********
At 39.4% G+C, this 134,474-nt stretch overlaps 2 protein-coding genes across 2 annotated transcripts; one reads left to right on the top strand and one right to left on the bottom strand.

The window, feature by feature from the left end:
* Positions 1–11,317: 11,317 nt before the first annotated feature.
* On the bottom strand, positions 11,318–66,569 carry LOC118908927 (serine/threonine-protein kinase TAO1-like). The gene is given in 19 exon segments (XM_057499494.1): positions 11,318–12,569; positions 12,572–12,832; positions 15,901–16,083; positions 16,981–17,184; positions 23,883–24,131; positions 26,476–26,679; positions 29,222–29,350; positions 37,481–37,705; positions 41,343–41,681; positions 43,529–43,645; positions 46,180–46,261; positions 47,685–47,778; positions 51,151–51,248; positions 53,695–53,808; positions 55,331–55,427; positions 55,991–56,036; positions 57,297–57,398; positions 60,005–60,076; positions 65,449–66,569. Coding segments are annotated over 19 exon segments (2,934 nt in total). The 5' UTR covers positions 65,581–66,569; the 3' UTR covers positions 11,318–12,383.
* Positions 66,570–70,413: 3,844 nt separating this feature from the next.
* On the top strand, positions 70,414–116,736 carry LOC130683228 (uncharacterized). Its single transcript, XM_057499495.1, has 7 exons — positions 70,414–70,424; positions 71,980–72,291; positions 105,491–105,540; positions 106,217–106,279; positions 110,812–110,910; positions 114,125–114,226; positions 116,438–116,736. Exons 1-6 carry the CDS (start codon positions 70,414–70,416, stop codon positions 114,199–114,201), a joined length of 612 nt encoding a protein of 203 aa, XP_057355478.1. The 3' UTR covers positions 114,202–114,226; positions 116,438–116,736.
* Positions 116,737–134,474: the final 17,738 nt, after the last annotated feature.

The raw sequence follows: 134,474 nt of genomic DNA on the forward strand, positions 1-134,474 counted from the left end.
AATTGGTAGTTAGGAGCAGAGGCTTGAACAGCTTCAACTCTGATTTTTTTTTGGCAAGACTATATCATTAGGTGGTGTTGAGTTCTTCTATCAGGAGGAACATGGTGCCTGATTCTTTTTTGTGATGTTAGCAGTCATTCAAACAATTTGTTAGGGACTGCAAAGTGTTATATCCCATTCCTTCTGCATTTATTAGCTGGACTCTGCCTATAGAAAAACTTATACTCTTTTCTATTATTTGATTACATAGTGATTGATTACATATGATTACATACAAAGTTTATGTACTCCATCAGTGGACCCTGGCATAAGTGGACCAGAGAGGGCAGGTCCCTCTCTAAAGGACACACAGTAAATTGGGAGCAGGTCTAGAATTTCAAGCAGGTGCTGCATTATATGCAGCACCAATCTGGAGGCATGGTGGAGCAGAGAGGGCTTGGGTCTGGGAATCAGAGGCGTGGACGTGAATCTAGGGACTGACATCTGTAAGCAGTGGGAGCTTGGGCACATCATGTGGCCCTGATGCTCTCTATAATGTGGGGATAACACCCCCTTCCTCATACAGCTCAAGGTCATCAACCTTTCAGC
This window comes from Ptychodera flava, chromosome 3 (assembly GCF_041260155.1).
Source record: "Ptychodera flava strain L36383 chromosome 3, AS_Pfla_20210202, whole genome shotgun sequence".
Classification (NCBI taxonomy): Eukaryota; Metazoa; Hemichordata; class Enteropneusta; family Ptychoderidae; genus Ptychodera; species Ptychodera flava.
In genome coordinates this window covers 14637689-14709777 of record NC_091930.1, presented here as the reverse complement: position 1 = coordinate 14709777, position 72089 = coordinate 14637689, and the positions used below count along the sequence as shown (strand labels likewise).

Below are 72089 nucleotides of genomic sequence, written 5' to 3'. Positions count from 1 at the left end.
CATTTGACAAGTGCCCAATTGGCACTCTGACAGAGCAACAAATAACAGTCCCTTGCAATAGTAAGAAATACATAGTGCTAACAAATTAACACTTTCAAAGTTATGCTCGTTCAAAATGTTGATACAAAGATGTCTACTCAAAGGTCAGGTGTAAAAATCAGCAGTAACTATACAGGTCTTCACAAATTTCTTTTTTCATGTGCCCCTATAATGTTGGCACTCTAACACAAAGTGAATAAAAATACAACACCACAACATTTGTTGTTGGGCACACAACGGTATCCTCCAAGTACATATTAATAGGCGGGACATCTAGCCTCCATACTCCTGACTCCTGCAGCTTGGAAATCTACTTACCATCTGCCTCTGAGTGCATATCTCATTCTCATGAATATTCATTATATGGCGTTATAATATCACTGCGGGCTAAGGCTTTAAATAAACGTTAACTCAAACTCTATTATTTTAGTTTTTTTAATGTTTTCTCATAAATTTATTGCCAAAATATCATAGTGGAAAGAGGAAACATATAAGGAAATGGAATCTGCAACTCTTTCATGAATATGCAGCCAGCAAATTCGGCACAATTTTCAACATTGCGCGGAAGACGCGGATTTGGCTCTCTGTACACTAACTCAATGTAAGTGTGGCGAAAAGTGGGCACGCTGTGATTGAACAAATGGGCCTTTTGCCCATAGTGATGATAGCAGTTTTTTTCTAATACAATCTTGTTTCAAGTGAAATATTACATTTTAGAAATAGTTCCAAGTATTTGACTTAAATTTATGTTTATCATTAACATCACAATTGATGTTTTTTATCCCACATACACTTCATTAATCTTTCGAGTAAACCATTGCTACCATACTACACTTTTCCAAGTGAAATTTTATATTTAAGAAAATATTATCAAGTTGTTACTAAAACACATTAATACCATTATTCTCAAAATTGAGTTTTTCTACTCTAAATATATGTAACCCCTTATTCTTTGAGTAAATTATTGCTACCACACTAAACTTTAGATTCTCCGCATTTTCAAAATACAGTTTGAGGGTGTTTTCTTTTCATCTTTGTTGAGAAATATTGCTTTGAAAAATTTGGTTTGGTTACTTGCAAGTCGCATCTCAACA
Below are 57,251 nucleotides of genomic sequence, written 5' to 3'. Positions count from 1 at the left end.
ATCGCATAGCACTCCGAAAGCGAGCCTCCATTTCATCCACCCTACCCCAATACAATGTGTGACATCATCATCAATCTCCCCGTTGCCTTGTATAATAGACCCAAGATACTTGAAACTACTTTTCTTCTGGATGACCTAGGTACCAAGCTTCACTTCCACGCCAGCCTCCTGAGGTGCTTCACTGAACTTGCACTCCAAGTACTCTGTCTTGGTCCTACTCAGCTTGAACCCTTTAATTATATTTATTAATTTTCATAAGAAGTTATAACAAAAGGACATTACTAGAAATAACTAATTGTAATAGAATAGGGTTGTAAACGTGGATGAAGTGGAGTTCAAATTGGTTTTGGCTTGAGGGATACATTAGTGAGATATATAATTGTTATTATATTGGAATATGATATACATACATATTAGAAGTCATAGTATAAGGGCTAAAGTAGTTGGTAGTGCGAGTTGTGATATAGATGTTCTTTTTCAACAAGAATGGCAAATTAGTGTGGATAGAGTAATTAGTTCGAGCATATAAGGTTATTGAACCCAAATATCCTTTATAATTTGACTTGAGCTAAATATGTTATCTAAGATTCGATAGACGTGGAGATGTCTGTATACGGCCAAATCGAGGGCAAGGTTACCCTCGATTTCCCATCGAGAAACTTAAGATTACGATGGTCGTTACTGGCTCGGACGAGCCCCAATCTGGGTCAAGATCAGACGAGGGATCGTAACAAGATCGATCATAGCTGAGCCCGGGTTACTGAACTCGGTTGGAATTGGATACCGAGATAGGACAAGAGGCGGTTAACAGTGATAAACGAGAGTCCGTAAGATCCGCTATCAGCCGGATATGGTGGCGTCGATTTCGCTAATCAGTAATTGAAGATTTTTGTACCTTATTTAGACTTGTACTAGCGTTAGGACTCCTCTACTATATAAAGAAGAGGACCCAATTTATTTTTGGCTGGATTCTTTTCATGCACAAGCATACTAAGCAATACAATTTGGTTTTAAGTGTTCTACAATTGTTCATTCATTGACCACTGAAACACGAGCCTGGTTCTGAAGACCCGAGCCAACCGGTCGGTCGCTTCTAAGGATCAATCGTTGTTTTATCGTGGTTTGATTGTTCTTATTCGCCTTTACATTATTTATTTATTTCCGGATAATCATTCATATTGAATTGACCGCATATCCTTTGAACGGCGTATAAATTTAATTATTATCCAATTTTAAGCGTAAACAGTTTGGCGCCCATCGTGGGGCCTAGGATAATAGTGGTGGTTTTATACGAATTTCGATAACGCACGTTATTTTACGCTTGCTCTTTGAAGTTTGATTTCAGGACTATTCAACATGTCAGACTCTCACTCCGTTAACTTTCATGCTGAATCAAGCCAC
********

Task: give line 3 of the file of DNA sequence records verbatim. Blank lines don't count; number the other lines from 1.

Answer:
* Positions 1–11,317: 11,317 nt before the first annotated feature.